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Climate action necessary

“No, Joe, we’re not in a ‘climate crisis'” writes Rich Lowry of the National Review, in an ill-informed and irresponsible article published in the News and Sentinel on Dec. 29.

As was pointed out by the individual who brought this piece to my attention, there is far, far too much wrong with Lowry’s assertions for me to be able to respond to them all in a single letter.

Essentially, Lowry admits to the reality of anthropogenic global warming (a scientific fact), but argues that the crisis does not warrant any kind of urgent response, and that we human beings will simply “adapt” to rising sea levels, soaring global temperatures, intensifying storms, and the host of other disastrous conditions brought about by our failure to curb excess greenhouse gas emissions.

It’s interesting to note that this stance, that climate change is real but that we shouldn’t be too worried about it, has become an almost inevitable response from the camp of former climate change skeptics and deniers. The evidence has become too overwhelming for them to go on denying the problem altogether, so instead they simply try to downplay the threat and tell us to keep our fingers crossed for the best.

President-elect Joe Biden, Lowry insists, “needs a crisis atmosphere, the facts and science be damned.”

The premise that Biden would need to manufacture any kind of crisis to exploit is immediately absurd — one might think that the global pandemic of the past year would be perfectly sufficient for this purpose, were Lowry’s assertion anything more than baseless paranoia.

In any case, the “facts and science” Lowry refers to are abundantly clear. In 2019, over 11,000 scientists from around the globe signed on to a warning of “untold suffering” should the climate crisis continue to go unaddressed. “We declare clearly and unequivocally that planet Earth is facing a climate emergency,” say the authors, in a statement that’s about as straightforward as they come.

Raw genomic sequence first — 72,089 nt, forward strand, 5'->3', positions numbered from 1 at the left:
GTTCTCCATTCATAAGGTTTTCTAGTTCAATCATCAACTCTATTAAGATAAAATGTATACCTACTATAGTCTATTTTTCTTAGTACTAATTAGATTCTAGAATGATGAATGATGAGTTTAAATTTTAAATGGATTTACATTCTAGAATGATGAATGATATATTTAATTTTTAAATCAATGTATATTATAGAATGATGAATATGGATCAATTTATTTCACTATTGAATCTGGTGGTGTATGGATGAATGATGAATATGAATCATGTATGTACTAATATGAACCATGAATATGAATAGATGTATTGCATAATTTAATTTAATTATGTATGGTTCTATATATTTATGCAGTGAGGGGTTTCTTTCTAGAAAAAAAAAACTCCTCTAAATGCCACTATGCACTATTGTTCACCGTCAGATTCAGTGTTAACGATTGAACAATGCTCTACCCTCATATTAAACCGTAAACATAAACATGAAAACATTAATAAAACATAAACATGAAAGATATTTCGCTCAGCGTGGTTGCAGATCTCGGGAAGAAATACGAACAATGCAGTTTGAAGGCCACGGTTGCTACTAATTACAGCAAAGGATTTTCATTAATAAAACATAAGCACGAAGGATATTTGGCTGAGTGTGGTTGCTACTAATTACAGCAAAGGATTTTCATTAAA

Lowry, meanwhile, repeatedly cites Bjorn Lomborg as the only source in his article; a single individual with a reputation for cherrypicking scientific data on climate change, and who’s been formally accused of scientific dishonesty under Denmark’s Ministry of Science, Technology and Innovation.

A focus on singular, contrarian “experts” with dissenting, discredited viewpoints is, again, an exhaustingly common tactic used by those who wish to discourage swift and meaningful action on climate change.

Every single President going back to at least JFK has received some warning about the threat of climate change. It may well have been the case that we could’ve averted a crisis had we started taking action half a century ago. But we didn’t, largely due to the insistence of pseudoscientific naysayers with an iron grip on public consciousness.

We now have no choice but to take bold, unified action on climate if we wish to have any chance of averting catastrophe, as we should have started doing several decades (and administrations) ago.

Aaron Dunbar

Lowell

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